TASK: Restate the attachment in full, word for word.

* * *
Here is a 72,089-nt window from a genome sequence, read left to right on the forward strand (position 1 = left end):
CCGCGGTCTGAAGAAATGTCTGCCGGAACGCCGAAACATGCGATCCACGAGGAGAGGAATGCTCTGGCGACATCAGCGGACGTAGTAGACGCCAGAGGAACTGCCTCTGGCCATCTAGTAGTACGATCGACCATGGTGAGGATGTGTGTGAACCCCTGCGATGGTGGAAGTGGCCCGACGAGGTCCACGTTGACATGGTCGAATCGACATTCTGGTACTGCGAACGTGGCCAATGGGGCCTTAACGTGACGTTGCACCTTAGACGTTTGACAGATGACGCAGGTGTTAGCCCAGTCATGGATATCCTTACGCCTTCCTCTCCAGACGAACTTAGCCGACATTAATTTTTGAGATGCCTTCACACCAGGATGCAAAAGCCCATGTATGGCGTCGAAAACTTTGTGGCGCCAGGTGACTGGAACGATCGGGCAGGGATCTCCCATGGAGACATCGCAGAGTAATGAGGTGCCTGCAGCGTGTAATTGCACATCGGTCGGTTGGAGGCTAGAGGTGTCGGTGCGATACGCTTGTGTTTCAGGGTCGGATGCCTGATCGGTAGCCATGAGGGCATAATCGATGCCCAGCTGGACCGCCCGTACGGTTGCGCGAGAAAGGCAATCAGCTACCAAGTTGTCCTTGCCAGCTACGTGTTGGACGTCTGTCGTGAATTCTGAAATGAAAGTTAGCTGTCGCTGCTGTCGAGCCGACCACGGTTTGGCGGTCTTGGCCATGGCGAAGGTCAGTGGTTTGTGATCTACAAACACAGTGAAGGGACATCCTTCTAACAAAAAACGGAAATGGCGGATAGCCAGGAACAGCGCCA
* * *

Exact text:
Here is a 72,089-nt window from a genome sequence, read left to right on the forward strand (position 1 = left end):
CCGCGGTCTGAAGAAATGTCTGCCGGAACGCCGAAACATGCGATCCACGAGGAGAGGAATGCTCTGGCGACATCAGCGGACGTAGTAGACGCCAGAGGAACTGCCTCTGGCCATCTAGTAGTACGATCGACCATGGTGAGGATGTGTGTGAACCCCTGCGATGGTGGAAGTGGCCCGACGAGGTCCACGTTGACATGGTCGAATCGACATTCTGGTACTGCGAACGTGGCCAATGGGGCCTTAACGTGACGTTGCACCTTAGACGTTTGACAGATGACGCAGGTGTTAGCCCAGTCATGGATATCCTTACGCCTTCCTCTCCAGACGAACTTAGCCGACATTAATTTTTGAGATGCCTTCACACCAGGATGCAAAAGCCCATGTATGGCGTCGAAAACTTTGTGGCGCCAGGTGACTGGAACGATCGGGCAGGGATCTCCCATGGAGACATCGCAGAGTAATGAGGTGCCTGCAGCGTGTAATTGCACATCGGTCGGTTGGAGGCTAGAGGTGTCGGTGCGATACGCTTGTGTTTCAGGGTCGGATGCCTGATCGGTAGCCATGAGGGCATAATCGATGCCCAGCTGGACCGCCCGTACGGTTGCGCGAGAAAGGCAATCAGCTACCAAGTTGTCCTTGCCAGCTACGTGTTGGACGTCTGTCGTGAATTCTGAAATGAAAGTTAGCTGTCGCTGCTGTCGAGCCGACCACGGTTTGGCGGTCTTGGCCATGGCGAAGGTCAGTGGTTTGTGATCTACAAACACAGTGAAGGGACATCCTTCTAACAAAAAACGGAAATGGCGGATAGCCAGGAACAGCGCCA